The Wolfgang and the Wolfgang Special look a bit different, mostly because the Special has a flat top and the Wolfgang has an arched top. This also means that the Wolfgang feels a bit heavier and beefier than the Special. Other differences on the Special: no binding around the edge; made in Japan; not as many finish options and cheaper hardward. That’s what the specs say. What I found was that I could hardly tell the difference in sound, which for recording is what’s important, but the little difference I did hear gave the Special the edge! Go figure.
No regrets on that decision either. I did mod my Special in one way: I fitted it with a titanium block under the whammy, replacing the bronze block it came with. This is because I wanted ultimate sustain on my new sound beast and, after researching, discovered that the titanium block added sustain more than other metals. The company “F.U.” out of Pennsylvania provided my part, and after installing it myself I definitely noticed a difference. There’s a reason why big guitar slingers have all gone to Adam for his mods. They work. Check him out here.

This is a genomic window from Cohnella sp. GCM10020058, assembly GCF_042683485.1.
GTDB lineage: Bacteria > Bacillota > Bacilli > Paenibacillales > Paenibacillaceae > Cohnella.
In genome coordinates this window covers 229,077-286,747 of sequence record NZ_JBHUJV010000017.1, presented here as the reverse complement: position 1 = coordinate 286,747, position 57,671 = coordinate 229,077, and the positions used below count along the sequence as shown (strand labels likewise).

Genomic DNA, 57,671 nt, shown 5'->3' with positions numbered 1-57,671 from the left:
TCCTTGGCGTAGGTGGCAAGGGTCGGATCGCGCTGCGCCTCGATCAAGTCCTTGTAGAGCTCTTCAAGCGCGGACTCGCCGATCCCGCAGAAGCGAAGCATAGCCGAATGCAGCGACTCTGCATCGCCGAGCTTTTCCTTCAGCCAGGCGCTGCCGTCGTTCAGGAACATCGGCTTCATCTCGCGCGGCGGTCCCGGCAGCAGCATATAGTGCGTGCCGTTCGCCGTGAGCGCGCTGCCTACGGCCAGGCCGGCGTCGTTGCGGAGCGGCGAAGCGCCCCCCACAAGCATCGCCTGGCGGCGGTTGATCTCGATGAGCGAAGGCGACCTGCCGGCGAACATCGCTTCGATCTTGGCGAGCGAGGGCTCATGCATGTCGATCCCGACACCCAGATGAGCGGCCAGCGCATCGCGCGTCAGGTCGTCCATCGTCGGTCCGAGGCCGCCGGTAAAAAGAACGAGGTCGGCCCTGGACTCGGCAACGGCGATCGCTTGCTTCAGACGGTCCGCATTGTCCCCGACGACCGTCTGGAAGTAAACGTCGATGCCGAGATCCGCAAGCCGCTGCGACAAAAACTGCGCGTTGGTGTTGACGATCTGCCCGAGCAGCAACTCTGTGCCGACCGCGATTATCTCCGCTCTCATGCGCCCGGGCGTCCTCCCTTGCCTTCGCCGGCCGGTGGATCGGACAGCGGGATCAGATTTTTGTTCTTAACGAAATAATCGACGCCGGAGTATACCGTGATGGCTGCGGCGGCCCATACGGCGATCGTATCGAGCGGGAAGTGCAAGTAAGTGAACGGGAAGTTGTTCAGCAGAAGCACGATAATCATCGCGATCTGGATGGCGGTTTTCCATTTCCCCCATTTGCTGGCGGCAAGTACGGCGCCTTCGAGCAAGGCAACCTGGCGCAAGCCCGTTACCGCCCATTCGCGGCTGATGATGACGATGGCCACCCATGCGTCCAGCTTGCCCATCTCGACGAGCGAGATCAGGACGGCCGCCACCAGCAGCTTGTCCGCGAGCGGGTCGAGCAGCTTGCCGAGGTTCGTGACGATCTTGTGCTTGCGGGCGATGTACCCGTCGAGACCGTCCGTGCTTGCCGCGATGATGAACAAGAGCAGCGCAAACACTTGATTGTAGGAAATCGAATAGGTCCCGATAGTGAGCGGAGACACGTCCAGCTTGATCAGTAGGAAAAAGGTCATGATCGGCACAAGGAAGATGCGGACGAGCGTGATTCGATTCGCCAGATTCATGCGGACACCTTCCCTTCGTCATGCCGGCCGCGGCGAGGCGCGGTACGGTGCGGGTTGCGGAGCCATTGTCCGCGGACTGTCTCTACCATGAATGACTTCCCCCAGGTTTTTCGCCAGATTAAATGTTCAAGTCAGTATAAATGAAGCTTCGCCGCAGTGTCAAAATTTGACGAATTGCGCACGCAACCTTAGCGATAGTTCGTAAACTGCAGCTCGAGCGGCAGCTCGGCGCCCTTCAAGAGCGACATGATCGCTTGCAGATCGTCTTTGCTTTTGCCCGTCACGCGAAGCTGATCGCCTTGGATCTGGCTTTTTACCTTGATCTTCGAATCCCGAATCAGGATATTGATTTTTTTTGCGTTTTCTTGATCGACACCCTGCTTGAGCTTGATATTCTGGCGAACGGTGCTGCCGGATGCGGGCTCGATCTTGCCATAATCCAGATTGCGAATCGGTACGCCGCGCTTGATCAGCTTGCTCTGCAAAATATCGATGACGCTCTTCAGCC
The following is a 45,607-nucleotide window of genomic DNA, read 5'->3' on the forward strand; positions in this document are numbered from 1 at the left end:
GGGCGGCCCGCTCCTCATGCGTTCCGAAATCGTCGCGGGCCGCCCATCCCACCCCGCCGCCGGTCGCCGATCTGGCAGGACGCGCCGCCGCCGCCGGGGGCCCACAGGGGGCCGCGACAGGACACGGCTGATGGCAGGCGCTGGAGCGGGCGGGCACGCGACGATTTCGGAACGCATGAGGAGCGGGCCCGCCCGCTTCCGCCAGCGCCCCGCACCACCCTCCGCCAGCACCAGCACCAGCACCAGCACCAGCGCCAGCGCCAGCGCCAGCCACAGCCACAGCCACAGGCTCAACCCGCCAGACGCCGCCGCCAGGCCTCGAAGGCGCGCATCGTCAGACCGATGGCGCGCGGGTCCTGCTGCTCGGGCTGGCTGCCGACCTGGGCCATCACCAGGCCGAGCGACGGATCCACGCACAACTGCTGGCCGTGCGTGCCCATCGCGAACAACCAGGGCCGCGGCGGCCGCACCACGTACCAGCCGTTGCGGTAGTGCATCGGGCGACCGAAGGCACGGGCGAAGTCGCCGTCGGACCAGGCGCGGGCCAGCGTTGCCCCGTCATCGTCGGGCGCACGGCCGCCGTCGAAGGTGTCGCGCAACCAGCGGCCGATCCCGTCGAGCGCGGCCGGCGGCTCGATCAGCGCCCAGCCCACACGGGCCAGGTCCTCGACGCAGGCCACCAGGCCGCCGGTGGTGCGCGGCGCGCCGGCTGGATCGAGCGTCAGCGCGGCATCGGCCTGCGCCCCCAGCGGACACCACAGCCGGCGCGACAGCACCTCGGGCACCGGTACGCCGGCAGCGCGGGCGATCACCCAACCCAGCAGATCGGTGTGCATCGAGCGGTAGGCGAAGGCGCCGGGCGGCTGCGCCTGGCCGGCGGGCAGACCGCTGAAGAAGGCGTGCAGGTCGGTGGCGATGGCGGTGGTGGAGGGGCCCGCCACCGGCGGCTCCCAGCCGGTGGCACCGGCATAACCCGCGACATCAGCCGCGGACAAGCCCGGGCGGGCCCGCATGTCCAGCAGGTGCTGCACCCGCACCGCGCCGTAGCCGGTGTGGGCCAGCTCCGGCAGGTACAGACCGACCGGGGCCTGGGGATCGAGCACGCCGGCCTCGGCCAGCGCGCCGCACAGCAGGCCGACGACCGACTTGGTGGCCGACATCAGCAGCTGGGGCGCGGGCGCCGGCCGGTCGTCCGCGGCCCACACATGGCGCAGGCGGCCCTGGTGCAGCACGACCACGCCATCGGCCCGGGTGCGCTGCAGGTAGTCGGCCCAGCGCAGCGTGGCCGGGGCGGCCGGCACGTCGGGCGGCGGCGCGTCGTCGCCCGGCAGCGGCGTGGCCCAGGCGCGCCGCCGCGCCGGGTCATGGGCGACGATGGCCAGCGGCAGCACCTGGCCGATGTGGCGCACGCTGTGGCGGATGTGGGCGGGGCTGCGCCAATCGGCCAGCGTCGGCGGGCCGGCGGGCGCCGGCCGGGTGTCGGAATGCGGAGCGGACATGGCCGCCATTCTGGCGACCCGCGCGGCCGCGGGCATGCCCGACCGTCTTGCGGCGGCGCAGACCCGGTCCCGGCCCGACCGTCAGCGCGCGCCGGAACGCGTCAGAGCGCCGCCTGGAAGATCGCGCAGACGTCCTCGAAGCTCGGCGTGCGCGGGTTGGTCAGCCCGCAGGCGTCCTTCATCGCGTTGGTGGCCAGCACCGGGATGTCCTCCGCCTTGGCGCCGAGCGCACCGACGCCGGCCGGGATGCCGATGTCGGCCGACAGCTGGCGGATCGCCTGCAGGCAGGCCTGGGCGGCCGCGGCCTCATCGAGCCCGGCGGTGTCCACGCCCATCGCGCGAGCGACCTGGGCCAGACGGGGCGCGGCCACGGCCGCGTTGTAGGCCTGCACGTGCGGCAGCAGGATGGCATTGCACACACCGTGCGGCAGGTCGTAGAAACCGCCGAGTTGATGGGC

Everything I’ve used my Wolfie on has benefited from it’s sound. Its tone and feel and accessibility is really unrivaled by any other guitar hanging on my wall, with one exception: my Paul Reed Smith. It’s kind of apples and oranges though, because the PRS (reviewed here) is a fantastic all-around, versatile guitar. My Wolfie is more for when I don’t need so much versatility, but rather just good, shimmery, light clean tone and smash-your-face-in heavy, dinosaur rock tone. When that’s on the docket, the Special is the first axe off my wall. And we’re one foot out the door with a big smile in tow!